The console 402 enables the storage administrator to manage the storage subsystem 30 via LAN/WAN 401. The console 402 provides graphical user interfaces (GUIs) useful in the creation of LDEV, as well as tools for mapping of LDEVs to Logical Units (LUs) and the creation of LDEV pools. As would be appreciated by those of skill in the art, the console 402 is not limited to the described functionality and may perform other management functions. Specially, the console 402 may enable the administrator to shrink the size of the owner LDEV, which may be performed through the aforesaid GUI of the console 402. FIG. 15 shows an exemplary embodiment of the GUI.

The GUI displays the owner LDEV number 161, a pull down menu 162 giving an option to the administrator to define whether the owner LDEV is extended or not, specify LDEV numbers identifying all LDEVs allocated to the owner LDEV by selecting appropriate LDEVs from the free LDEV pool with reference to the size of LDEV, indicated by entry 48 shown in FIG. 3, and the total the capacity 164 of the extended owner LDEV. As stated above, the aforesaid extended capacity of the owner LDEV is the actual capacity of the owner LDEV plus the capacity of all LDEVs allocated to the owner LDEV. Any LDEV entry 163 may be deleted in order to shrink the size of the corresponding volume.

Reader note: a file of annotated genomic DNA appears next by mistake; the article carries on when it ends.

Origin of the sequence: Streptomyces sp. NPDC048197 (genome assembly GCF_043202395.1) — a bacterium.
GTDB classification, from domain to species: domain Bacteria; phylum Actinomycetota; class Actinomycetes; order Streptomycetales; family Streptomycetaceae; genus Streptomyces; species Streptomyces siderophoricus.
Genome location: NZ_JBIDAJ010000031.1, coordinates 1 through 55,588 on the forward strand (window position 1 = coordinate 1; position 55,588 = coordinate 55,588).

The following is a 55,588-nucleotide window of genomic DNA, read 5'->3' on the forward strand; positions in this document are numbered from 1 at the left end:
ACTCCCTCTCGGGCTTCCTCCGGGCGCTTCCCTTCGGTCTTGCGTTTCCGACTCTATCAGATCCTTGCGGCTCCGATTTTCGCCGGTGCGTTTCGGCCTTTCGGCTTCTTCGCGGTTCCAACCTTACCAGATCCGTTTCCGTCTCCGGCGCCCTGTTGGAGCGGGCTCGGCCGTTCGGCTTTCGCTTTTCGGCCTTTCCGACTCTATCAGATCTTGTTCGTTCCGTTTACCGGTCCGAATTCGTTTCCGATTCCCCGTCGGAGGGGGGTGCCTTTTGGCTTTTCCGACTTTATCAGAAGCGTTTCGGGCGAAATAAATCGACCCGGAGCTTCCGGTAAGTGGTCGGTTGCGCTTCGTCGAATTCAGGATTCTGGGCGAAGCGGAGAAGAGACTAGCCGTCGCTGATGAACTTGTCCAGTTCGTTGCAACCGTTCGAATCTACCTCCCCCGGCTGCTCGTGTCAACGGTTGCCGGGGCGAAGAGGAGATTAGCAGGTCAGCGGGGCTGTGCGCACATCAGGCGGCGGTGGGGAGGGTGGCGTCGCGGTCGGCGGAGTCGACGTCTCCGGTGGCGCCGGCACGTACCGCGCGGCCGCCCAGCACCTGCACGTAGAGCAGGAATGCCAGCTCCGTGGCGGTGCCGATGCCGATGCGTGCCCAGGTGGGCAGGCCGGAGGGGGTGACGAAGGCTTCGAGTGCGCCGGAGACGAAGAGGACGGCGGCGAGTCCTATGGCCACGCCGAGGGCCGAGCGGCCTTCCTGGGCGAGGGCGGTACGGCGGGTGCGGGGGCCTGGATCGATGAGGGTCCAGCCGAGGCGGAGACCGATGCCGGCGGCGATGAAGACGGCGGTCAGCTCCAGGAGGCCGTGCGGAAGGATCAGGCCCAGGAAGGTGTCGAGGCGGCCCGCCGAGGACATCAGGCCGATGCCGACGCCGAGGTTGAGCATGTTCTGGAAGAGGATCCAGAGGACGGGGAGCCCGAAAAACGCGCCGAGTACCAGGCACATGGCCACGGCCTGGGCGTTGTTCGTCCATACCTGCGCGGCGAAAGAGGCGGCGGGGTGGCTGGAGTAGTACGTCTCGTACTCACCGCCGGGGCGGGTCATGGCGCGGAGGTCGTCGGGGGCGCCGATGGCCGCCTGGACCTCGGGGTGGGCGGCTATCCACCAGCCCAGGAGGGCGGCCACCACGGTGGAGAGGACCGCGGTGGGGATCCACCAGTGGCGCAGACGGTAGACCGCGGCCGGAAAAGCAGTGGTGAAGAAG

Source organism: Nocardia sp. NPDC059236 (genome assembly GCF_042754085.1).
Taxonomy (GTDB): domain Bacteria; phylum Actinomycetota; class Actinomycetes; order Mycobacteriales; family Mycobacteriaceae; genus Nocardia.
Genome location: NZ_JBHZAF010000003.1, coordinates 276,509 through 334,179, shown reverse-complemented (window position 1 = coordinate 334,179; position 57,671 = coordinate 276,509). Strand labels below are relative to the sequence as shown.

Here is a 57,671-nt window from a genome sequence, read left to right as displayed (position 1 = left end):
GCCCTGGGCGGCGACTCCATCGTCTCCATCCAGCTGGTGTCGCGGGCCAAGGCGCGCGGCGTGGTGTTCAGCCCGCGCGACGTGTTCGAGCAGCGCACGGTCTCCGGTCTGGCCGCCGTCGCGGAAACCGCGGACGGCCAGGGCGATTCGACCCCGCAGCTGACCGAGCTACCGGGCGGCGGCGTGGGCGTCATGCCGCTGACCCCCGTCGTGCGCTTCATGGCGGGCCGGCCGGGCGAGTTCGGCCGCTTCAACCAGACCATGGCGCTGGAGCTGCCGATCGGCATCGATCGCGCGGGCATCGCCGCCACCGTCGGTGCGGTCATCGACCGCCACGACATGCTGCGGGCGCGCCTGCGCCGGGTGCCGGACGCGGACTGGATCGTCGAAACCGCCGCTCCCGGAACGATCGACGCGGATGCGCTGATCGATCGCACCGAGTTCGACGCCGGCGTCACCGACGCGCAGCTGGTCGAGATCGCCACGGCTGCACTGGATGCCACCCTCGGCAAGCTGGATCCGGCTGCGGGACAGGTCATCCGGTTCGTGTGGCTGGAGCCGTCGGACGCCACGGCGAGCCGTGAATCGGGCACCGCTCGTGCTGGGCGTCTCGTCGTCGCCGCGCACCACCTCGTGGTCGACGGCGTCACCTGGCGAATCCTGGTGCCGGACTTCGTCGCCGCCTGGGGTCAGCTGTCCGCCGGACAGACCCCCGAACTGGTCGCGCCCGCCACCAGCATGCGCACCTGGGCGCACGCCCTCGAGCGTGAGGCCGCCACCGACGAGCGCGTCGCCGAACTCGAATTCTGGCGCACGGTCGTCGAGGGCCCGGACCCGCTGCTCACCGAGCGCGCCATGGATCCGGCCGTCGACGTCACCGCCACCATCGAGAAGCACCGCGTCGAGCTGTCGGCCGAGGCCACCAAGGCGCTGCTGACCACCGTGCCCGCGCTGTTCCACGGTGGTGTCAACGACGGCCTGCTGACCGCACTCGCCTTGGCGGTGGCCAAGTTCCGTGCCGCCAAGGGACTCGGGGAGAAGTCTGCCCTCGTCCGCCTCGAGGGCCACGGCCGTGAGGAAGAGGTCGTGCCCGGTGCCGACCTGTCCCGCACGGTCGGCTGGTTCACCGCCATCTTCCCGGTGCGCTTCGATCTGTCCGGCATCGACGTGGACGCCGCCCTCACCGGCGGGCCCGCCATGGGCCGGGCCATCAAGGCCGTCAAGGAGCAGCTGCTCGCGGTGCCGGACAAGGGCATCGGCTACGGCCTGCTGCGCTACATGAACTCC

Method of Operation

The following description illustrates the operation of the system for After-JNL (Case 1), After-JNL with Snapshot (Case 2) and Before-JNL (Case 3) after an LDEV is expanded or shrunk during the normal operation or the restore operation.

Case1: After-JNL

FIG. 16 illustrates exemplary schematic sequences representing situations when (1) the storage administrator changes sizes of specific volumes by adding or removing LDEVs; (2) the JNL manager 24 de-stages JNL data to baseline volume and (3) the storage administrator restores the restore volume my means of a virtual LU, upon the volume size change.

In the case of the volume size change, when the administrator expands (a-1 in FIG. 16) or shrinks the volume (b-1 in FIG. 16), the JNL manager 24 executes the procedure (A) shown in FIG. 17. The detailed description of this procedure is presented below.

At step 181, the JNL manager 24 holds the IO operations of the host 10 for the target volume.

At step 182, the JNL manager 24 adds an LDEV to the target owner LDEV, which may be specified by the storage administrator via the console 402.

At step 183, the JNL manager 24 writes information on the new size event corresponding to the target LDEV to the cache memory or the header and/or footer of the JNL.

At step 184, the JNL manager 24 continues to process IO operations of host 10, including the operations directed the new extended LDEV. Whereupon, the procedure terminates.

In case of updating the JNL data to the baseline, when the JNL manager 24 de-stages the JNL data on the JNL volume to the baseline volume, as shown in the FIG. 16 a-2, the JNL manager 24 executes the procedure (B) shown in FIG. 17. The details of this procedure are described below.